It’s as easy as riding a bike  

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There are certain times throughout parenthood where you are faced with a scenario where you need to teach your child a skill, but may want to put it off as it is a tedious or painful task for you.

A prime example of this is when you teach your kids to ride a bike. They generally start riding bikes with the assistance of training wheels. These allow them to have a sense of freedom as they wobble side to side from one training wheel to another, never having to really master balancing the bike.

Your child knows the basics of riding a bike and they can ride for fun. You have that internal conversation with yourself whether you bite the bullet and teach them how to balance and ride, or is it easier (for both you and the child) to let them use training wheels until they are an adult? It’s one of those jobs that you know is going to back-breaking but eventually you have to dedicate the time to teach them a life long skill. This means you have to try to hold the bike seat whilst running alongside the child, all the while barking orders and trying to not let the bike fall over sending the kid (and/or you) over the handlebars. It’s not an exercise for those with weak backs as it is unnatural to twist your back, pulling and pushing on the bike frame, whilst running.

My son loved riding his bike as a toddler and insisted we remove his training wheels at two years of age. As you can imagine, his bike barely reached my knees, so running, twisting, bending and manipulating the bike was a nightmare. Thankfully he was so motivated that he picked it up quite quickly, whereas my daughter was seven before we could convince her she needed her training wheels removed.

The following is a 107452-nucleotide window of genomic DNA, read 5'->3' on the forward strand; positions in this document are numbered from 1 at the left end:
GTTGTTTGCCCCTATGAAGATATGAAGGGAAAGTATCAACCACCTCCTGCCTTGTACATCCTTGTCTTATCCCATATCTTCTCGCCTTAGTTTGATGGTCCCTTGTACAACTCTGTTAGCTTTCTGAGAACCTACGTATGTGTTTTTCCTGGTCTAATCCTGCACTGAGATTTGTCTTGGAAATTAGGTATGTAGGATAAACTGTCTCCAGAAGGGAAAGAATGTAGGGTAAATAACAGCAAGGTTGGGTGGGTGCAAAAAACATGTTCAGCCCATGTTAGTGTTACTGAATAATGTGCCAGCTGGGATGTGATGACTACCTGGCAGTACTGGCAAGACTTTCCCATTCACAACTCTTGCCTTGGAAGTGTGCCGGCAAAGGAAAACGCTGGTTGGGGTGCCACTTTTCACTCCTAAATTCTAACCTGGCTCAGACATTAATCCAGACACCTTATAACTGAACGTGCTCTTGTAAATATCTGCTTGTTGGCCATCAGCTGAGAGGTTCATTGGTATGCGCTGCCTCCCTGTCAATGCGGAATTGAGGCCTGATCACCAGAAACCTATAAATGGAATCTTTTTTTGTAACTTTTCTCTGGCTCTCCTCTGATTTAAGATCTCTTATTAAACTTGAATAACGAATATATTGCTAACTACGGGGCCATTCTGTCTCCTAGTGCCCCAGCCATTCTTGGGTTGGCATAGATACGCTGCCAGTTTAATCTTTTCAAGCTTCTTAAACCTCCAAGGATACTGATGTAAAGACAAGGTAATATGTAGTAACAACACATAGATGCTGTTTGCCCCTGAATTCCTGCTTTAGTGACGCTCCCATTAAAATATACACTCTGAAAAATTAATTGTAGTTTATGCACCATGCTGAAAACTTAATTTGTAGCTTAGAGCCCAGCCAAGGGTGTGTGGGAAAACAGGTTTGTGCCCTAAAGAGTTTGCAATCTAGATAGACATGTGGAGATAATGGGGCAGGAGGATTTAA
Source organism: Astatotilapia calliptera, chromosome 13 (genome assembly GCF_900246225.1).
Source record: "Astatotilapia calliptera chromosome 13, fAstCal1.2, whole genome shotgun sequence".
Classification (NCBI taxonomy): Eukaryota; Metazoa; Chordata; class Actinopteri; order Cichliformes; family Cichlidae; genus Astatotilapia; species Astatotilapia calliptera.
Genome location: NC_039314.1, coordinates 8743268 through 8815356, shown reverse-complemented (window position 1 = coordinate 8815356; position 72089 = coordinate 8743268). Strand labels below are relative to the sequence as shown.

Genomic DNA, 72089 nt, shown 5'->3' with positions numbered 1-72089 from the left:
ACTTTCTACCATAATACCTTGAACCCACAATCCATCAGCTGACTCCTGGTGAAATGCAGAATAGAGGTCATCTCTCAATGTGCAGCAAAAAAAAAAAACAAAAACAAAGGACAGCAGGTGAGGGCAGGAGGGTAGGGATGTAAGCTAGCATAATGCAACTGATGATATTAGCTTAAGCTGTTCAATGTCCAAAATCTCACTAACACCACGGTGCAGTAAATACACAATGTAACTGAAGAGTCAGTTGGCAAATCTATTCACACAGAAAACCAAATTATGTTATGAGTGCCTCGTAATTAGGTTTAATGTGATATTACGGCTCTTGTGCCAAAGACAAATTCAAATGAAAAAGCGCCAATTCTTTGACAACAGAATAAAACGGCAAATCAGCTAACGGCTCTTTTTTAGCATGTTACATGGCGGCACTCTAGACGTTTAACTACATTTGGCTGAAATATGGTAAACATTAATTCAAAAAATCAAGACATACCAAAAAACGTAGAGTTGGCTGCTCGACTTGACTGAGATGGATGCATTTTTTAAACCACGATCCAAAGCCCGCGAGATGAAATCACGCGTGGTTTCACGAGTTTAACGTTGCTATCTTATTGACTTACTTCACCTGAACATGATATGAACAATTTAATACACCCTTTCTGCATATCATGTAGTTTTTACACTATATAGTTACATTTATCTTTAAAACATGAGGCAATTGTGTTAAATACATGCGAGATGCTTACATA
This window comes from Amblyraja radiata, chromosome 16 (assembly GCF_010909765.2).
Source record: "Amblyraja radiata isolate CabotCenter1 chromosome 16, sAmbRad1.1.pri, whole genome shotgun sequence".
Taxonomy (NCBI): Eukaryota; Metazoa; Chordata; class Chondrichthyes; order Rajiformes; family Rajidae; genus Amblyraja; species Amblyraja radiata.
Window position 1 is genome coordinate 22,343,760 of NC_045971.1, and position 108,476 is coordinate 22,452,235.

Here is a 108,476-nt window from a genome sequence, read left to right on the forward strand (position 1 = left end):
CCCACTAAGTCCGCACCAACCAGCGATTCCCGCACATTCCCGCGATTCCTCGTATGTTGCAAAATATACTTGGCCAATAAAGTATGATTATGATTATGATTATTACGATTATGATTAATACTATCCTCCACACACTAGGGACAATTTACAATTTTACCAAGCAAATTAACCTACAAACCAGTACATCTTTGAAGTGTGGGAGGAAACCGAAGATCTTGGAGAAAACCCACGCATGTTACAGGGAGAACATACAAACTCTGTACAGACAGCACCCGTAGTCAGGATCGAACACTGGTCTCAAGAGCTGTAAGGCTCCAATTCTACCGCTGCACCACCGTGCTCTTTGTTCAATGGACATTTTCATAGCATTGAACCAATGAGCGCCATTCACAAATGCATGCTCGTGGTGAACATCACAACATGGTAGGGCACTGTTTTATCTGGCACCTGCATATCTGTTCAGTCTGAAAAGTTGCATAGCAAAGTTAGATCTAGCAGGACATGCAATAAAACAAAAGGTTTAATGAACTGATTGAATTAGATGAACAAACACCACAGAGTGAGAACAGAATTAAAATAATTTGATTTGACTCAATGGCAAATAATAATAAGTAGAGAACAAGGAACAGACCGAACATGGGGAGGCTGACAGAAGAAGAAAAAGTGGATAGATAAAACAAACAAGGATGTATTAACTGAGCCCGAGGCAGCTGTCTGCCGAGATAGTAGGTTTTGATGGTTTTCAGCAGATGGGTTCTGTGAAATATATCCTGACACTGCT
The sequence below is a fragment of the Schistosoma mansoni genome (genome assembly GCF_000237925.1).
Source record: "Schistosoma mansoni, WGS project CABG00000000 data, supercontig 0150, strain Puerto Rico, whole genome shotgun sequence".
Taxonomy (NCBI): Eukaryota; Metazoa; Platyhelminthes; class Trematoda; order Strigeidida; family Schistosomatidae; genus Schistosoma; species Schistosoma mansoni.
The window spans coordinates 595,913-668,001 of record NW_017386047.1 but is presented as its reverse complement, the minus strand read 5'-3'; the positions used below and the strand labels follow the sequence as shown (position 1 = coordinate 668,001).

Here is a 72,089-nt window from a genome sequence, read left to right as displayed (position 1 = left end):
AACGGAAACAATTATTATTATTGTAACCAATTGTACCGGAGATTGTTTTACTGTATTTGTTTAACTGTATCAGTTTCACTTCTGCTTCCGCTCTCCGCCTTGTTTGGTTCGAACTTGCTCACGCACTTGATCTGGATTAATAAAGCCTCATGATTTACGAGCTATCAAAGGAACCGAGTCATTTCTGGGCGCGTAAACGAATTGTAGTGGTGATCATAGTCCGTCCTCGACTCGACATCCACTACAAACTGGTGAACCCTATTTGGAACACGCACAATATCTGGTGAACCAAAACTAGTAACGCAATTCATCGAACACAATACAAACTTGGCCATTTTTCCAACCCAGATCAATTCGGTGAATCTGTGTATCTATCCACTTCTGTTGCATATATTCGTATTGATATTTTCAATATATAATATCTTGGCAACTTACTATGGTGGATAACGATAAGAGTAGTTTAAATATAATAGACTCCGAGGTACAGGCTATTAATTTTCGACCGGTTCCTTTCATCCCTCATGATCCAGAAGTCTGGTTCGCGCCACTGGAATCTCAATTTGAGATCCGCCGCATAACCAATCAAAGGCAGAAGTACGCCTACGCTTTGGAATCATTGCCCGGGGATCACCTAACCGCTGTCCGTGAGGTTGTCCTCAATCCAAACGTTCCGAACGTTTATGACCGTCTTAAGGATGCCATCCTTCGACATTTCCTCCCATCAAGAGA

Apart from having to manipulate your body into what resembles a yoga pose while running, it also takes a bit of deception to make the child think you are holding them, while intermittently letting go in the hope that they will start to balance the bike by themselves. Eventually they will get the knack and before you know it, your hard work has paid off. They will eventually have a skill that they can recall and use anytime in life – hence the saying, ‘it’s like riding a bike’.

There is immense relief once you have taught your child to ride a bike (assuming that is without injury to you, the child or the bike) and the effort seems worthwhile. So if there is a task you have been putting off with your child, embrace the challenge and give it a go – there’s no time like the present.

(Picture courtesy of digitalart, freedigitalphotos.net)

What age can I leave my child at home alone?

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I was having an interesting conversation the other day when the question was posed, ‘at what age can I leave my kids at home by themselves?’

It prompted me to review the law – which in my state of NSW Australia there is no set age although in Queensland it is age 12. It also varies around the world, some states in USA have a law that the minimum age is 8 years while in another state it is 14.

I guess the real question is how independent and responsible are your children? I will leave my youngest two (13 & 9) at home together for half an hour to go pick up my other kids but I wouldn’t leave them for a prolonged length of time without an older sibling or adult around to supervise. I also wouldn’t leave my 9 year old son at home alone yet – much to his disgust!

A key indicator that the child is ok to stay at home alone is the fact that the child feels safe and confident to be left alone. Obviously you wouldn’t leave a child at home under duress.

The maturity and willingness of a child of 10 to be home alone may be higher than a child of 14 – you need to assess each child to determine whether they can be trusted to be sensible if left alone. I assume that the discretion to know whether your child is mature enough to be home alone is the reason our state has no strict law on age eligibility.

In order to be left home alone some of the key skills children must have are:

  1. be able to follow instructions you have left
  2. be able to use a phone to call you if needed
  3. recall their address if they have to contact emergency services